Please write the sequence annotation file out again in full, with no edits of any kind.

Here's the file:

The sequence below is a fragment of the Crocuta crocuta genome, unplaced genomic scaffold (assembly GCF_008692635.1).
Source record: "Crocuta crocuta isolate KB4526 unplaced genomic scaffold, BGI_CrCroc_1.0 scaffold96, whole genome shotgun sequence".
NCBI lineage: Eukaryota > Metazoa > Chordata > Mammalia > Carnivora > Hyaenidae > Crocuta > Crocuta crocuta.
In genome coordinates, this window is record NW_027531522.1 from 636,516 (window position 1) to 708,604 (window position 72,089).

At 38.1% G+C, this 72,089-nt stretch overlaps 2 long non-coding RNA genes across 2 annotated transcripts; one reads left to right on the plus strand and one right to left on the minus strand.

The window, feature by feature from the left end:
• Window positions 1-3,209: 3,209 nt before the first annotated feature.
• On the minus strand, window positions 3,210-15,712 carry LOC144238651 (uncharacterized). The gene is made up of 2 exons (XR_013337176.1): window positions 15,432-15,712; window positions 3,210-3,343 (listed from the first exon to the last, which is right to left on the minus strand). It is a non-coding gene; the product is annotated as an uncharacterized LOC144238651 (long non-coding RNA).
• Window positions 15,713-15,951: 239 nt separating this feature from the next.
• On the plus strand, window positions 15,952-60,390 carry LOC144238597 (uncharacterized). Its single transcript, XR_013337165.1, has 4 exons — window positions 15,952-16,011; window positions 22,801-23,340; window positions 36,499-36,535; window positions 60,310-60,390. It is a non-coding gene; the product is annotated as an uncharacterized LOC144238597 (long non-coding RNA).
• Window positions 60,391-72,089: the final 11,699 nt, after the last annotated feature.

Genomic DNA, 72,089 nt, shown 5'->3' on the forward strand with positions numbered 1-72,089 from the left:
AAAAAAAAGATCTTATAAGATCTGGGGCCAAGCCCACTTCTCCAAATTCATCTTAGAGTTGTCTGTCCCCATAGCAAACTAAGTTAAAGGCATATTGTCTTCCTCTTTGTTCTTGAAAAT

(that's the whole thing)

The sequence below is a fragment of the Crocuta crocuta genome, unplaced genomic scaffold (assembly GCF_008692635.1).
Source record: "Crocuta crocuta isolate KB4526 unplaced genomic scaffold, BGI_CrCroc_1.0 scaffold96, whole genome shotgun sequence".
NCBI lineage: Eukaryota > Metazoa > Chordata > Mammalia > Carnivora > Hyaenidae > Crocuta > Crocuta crocuta.
In genome coordinates, this window is record NW_027531522.1 from 636,516 (window position 1) to 708,604 (window position 72,089).

At 38.1% G+C, this 72,089-nt stretch overlaps 2 long non-coding RNA genes across 2 annotated transcripts; one reads left to right on the plus strand and one right to left on the minus strand.

The window, feature by feature from the left end:
• Window positions 1-3,209: 3,209 nt before the first annotated feature.
• On the minus strand, window positions 3,210-15,712 carry LOC144238651 (uncharacterized). The gene is made up of 2 exons (XR_013337176.1): window positions 15,432-15,712; window positions 3,210-3,343 (listed from the first exon to the last, which is right to left on the minus strand). It is a non-coding gene; the product is annotated as an uncharacterized LOC144238651 (long non-coding RNA).
• Window positions 15,713-15,951: 239 nt separating this feature from the next.
• On the plus strand, window positions 15,952-60,390 carry LOC144238597 (uncharacterized). Its single transcript, XR_013337165.1, has 4 exons — window positions 15,952-16,011; window positions 22,801-23,340; window positions 36,499-36,535; window positions 60,310-60,390. It is a non-coding gene; the product is annotated as an uncharacterized LOC144238597 (long non-coding RNA).
• Window positions 60,391-72,089: the final 11,699 nt, after the last annotated feature.

Genomic DNA, 72,089 nt, shown 5'->3' on the forward strand with positions numbered 1-72,089 from the left:
AAAAAAAAGATCTTATAAGATCTGGGGCCAAGCCCACTTCTCCAAATTCATCTTAGAGTTGTCTGTCCCCATAGCAAACTAAGTTAAAGGCATATTGTCTTCCTCTTTGTTCTTGAAAAT